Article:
Dispersion management is vital for high-speed systems

July 1, 2001
Managing both chromatic and polorization-mode dispersion is critical to ensure quality performance in future 40-Gbit/s networks.
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Pulse spreading caused by dispersion is the prime limit on fiber bandwidth, so dispersion compensation offers an obvious way to increase transmission capacity. Conversely, the need for dispersion management increases with data rate and transmission distance. The impact of dispersion increases with the square of the data rate. For 2.5-Gbit/s systems, external modulation at the laser transmitter generally limits spectral width enough to control dispersion. However, 10-Gbit/s systems typically need dispersion compensation beyond several hundred kilometers, and 40-Gbit/s systems will require compensation over much shorter distances. A fiber that could carry 2.5-Gbit/s signals as far as 1000 km without compensation would require compensation after 4 km at 40 Gbit/s.

Two separate effects contribute to pulse spreading in single-mode fiber—chromatic dispersion and polarization-mode dispersion (PMD). Chromatic dispersion is larger in magnitude but easier to compensate for in transmission systems. Polarization-mode dispersion is smaller but compensation is much harder, and system performance can suffer if PMD accumulates to 10% to 20% of the bit interval, a level at which chromatic dispersion has little impact. Future 40-Gbit/s systems will require management of both types of dispersion.

Types of dispersion

Both chromatic dispersion and PMD cause pulse spreading in single-mode fibers, but the underlying mechanisms, dependence on distance, and techniques for compensation are different.

Chromatic dispersion arises from the wavelength dependence of the speed at which light signals travel through an optical fiber. Every pulse contains a small but finite range of wavelengths. Their propagation speeds differ only slightly, but fiber systems can be very long. Pulse spreading becomes a problem when it reaches a significant fraction of the bit interval, which is only 100 ps at 10 Gbit/sor a distance of roughly 2 cm in a glass fiber. A speed difference of only 10-8 can produce that much dispersion over a distance of 2000 km. Chromatic dispersion increases with the range of wavelengths in the signal and the distance, so it is measured in picoseconds per kilometer of fiber length per nanometer of source bandwidth.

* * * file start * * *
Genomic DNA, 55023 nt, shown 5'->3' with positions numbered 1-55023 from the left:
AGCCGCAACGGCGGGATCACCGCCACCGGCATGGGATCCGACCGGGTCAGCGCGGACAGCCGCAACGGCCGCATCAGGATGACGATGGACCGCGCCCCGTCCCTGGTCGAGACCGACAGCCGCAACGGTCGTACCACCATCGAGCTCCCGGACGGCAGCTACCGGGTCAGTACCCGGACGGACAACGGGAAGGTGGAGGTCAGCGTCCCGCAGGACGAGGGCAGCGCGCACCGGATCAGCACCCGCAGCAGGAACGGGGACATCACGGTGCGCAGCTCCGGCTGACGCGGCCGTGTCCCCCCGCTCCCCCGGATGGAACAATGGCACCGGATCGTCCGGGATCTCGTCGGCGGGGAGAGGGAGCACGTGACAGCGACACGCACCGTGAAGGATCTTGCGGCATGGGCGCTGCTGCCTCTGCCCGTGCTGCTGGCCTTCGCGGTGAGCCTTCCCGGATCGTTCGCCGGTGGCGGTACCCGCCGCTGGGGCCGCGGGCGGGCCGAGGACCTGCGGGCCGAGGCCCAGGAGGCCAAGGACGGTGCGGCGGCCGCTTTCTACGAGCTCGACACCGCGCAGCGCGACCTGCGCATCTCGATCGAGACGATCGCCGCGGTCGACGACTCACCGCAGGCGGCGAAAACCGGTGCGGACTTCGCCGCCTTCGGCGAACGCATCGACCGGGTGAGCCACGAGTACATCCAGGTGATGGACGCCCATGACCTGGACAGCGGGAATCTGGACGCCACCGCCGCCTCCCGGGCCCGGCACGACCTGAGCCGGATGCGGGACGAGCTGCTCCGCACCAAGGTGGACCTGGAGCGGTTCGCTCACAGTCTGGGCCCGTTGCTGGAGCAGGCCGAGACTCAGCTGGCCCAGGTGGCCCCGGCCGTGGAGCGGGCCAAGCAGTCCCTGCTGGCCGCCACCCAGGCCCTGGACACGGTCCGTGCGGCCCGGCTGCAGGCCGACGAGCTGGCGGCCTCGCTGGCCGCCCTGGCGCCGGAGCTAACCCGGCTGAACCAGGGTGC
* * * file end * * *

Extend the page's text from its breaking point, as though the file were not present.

Chromatic dispersion is the sum of two components: material and waveguide dispersion. Material dispersion arises from the change in refractive index with wavelength in silica, and is little affected by fiber doping. Waveguide dispersion arises from the distribution of light within the core and cladding of the fiber, and is easily changed by altering the refractive-index profile. Chromatic, material, and waveguide dispersion can have positive or negative signs, so the two components can offset each other. For example, step-index single-mode fiber has zero dispersion at 1310 nm, the result of adding a small waveguide dispersion to material dispersion, which otherwise would be zero at 1280 nm. Different core-cladding designs can shift the zero-chromatic-dispersion point to other wavelengths, or produce different chromatic-dispersion curves. This makes it easy to produce fibers with different chromatic dispersion, which balance the chromatic dispersion in other fibers.

Polarization-mode dispersion is a statistical effect, arising from the fact that the circularly symmetric fiber we call "single-mode" actually transmits two modes in orthogonal polarization modes. The two modes are degenerate, so light can freely switch between them. However, fibers have low levels of random residual birefringence that produce slight differences between the speeds of the two orthogonal polarizations. As light travels along the fiber, these random fluctuations accumulate, stretching the pulse length by a factor proportional to the square root of fiber length. PMD is measured in picoseconds per root kilometer of fiber. The degree of birefringence varies with time and environmental conditions, making compensation difficult.

Chromatic-dispersion compensation